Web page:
‘Hey­day’ again for ap­pren­tices

Central Leader - - WHAT’S ON - DAVID BURROUGHS

‘‘The pro­por­tion of ap­pren­tices in the work­force is the same as the mid-80s, which many con­sider the hey­day’’

It took 16 years for Jose Arm­strong to re­alise his dream and land an elec­tri­cal ap­pren­tice­ship.

The 39-year-old moved to New Zealand from Peru in search of a bet­ter job in 2001 and for the last three years has been work­ing as an ap­pren­tice at Rimu Elec­tri­cal in New Ply­mouth.

‘‘It’s hard enough if English is your first lan­guage,’’ he said.

‘‘But my English is quite fresh, I sound like I jumped out of the boat last night.’’

Ear­lier this month, the Govern­ment an­nounced there were 43,000 ap­pren­tices na­tion­wide in 2016, up from 42,055 in 2015.

De­spite the lan­guage bar­rier, Arm­strong said he was en­joy­ing work­ing and learn­ing at Rimu along­side Sean Phillips, 26, who started his ap­pren­tice­ship a year and a half ago, and Jenna Pil­lette, 36, who started in Oc­to­ber last year.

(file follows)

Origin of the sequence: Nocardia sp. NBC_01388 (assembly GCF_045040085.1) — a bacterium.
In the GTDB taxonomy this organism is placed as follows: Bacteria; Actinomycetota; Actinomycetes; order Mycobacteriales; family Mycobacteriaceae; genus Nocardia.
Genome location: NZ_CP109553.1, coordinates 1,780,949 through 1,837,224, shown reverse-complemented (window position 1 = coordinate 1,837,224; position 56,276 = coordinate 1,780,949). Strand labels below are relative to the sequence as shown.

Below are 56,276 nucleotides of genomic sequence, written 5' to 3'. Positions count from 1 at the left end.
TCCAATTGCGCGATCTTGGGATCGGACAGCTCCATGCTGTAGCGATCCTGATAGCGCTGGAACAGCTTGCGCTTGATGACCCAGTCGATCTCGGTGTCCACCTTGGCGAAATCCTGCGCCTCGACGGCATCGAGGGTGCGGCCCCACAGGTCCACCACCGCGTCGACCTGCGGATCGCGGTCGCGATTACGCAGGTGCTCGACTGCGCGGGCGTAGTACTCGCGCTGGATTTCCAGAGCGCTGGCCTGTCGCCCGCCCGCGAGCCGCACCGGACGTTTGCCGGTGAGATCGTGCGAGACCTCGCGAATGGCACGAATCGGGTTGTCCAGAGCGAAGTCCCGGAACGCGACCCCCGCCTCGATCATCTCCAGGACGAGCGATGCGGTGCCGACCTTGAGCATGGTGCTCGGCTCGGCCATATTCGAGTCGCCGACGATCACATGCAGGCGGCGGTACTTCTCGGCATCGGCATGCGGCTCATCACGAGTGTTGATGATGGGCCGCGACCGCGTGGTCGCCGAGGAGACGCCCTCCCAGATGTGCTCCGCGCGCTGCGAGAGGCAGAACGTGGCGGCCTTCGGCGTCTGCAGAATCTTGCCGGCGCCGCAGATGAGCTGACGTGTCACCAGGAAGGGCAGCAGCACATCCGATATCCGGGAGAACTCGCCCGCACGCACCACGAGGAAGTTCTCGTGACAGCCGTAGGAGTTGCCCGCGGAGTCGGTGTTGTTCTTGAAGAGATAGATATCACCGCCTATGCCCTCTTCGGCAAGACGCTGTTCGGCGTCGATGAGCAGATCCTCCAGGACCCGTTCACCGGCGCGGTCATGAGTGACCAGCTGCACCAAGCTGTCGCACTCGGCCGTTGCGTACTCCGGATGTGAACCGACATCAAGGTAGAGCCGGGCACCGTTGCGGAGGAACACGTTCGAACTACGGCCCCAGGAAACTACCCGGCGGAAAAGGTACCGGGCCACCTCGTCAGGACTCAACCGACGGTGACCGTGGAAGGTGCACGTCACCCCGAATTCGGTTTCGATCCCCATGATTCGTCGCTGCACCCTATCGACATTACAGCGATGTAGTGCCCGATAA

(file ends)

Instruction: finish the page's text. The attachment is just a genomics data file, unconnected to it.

Pil­lette and Phillips both stud­ied to­gether at the West­ern In­sti­tute of Tech­nol­ogy in Taranaki (Witt) while Arm­strong be­gan his stud­ies through ETCO be­fore start­ing at Rimu.

Their ap­pren­tice­ships in­volved a lot of hands-on work which had to be doc­u­mented and sent back to The Skills Or­gan­i­sa­tion, which ran the ap­pren­tice­ships, Phillips said.

‘‘You go out with the qual­i­fied guys and they show you the ropes while you do the hard work,’’ he laughed.

While Phillips and Pil­lette found an ap­pren­tice­ship place­ment fairly eas­ily, Arm­strong said it had been quite dif­fi­cult for him

The other two agreed and said most of the other stu­dents in their classes had been much younger than them.

‘‘They want them straight out of school,’’ Pil­lette said.

In­dus­try Train­ing Fed­er­a­tion chief ex­ec­u­tive Josh Wil­liams said the rise of ap­pren­tice­ships was fan­tas­tic.

He said the pro­por­tion of ap­pren­tices in the work­force is the same as the ‘‘hey­day’’ of the mid-80s.

As­so­ciate Ter­tiary Ed­u­ca­tion, Skills and Em­ploy­ment Min­is­ter Louise Up­ston said the govern­ment was aim­ing for 50,000 ap­pren­tices by 2020.

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